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Showing results for tags 'springtails'.
I've gathered about a thousand pillbugs and they've been doing great, but now I went to check on them and there's hundreds if not thousands of tiny little bugs everywhere! They're smaller than springtails and brownish red, so I'm thinking they're probably mites. What should I do? Should I be freaking out right now? Will they hurt my pillbugs? They've also infested 3 of my springtail colonyies and my dubia roach colony.
I'm doing my semi-annual roach bin cleaning, moving & sorting extravaganza, and I've noticed that the A. diaperinus and collembola are very dense in some enclosures. For example, a small bin with a footprint of 8" x 12" housing hisser nymphs on shaved aspen and oak leaves might have 200-300 beetles and too many larvae to count. Should I be concerned? It seems like that might be too many as I see adult G. portentosa flicking them off of their legs. Is there an easy way to cull the herd, so to speak? The enclosures with collembola... it's hard to guesstimate how many their might be, but there are enough to look like a swarm if that makes sense. I can't get a good photo with my cell. Again, how many are too many, and how do I easily shrink the population when they get out of hand?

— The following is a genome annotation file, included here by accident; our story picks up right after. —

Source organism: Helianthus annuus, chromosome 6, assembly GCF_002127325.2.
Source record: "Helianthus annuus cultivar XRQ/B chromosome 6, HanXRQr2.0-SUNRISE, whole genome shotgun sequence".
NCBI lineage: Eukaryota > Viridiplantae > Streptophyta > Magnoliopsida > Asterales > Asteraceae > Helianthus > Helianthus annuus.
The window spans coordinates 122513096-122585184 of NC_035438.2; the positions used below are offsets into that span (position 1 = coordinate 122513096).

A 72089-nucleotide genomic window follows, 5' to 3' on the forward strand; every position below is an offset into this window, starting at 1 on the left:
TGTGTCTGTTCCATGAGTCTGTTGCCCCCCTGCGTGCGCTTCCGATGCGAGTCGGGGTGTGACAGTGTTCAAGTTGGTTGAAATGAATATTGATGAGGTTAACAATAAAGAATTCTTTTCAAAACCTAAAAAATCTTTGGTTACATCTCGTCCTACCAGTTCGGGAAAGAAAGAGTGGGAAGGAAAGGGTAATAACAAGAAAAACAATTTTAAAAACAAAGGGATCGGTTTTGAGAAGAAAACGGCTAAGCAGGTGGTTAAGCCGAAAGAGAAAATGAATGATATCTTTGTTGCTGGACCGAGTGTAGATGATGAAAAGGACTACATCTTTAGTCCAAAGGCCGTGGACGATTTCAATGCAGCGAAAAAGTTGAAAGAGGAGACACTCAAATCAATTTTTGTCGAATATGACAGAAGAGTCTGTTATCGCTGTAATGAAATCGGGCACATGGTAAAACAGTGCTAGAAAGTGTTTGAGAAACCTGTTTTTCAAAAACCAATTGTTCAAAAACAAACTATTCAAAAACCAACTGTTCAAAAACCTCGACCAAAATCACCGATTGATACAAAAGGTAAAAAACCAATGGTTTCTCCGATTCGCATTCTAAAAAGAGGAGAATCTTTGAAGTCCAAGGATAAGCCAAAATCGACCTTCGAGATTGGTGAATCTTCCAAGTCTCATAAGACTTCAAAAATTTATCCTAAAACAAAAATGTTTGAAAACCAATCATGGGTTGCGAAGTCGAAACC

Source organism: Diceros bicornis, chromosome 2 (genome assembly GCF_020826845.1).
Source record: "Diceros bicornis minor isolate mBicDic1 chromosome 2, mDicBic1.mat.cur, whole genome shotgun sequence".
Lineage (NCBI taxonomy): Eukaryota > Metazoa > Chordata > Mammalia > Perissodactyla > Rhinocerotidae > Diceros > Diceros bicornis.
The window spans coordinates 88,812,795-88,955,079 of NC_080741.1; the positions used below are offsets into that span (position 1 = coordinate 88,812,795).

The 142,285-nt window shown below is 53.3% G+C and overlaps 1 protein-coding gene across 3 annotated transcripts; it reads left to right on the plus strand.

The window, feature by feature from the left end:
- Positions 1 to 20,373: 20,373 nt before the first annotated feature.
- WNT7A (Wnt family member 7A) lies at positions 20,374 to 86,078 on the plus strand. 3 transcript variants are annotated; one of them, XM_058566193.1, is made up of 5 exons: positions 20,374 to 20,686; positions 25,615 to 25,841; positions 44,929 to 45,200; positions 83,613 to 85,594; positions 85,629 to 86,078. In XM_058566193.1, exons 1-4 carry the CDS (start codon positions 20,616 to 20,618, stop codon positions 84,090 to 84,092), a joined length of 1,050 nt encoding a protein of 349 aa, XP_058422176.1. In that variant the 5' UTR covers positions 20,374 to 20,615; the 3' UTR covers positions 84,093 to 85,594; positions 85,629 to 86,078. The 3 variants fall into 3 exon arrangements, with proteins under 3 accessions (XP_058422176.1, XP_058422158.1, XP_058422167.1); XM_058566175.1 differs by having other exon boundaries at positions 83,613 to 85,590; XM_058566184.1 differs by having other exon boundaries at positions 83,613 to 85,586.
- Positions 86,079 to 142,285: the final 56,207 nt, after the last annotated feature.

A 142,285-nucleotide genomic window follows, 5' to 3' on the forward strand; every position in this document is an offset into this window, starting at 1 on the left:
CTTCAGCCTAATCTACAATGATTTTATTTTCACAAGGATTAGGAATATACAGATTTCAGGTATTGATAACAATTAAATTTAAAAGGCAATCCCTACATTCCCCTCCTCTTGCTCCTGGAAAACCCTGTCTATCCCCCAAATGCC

Hello Guys! Here's the last post in my photo series! This post is on all my inverts that didn't fit into any of the categories that I've already posted about. Here it is: https://allaboutarthropods.blogspot.com/2016/11/photos-my-other-invertebrates.html I sincerely hope everyone has enjoyed all the pics that I've shared throughout this photo series.
Let's talk about Collembola. Do any of you keep colonies of Collembola? Do any of you collect them in the wild? What is available commercially or traded keeper to keeper in your part of the world? Where I live, in the UK, we only have Seira species and Folsomia candida regularly available. You used to see the odd colony of Tomocerus species but I haven't seen any of the latter in the hobby for several years. I currently have Seira sp. and some I collected from a rotting tree stump. These are tentatively identified as Pogonognathellus flavescens. I have no adults left but I found young hatchlings today. These are tiny compared to the 4mm long adults. All the best from Bill.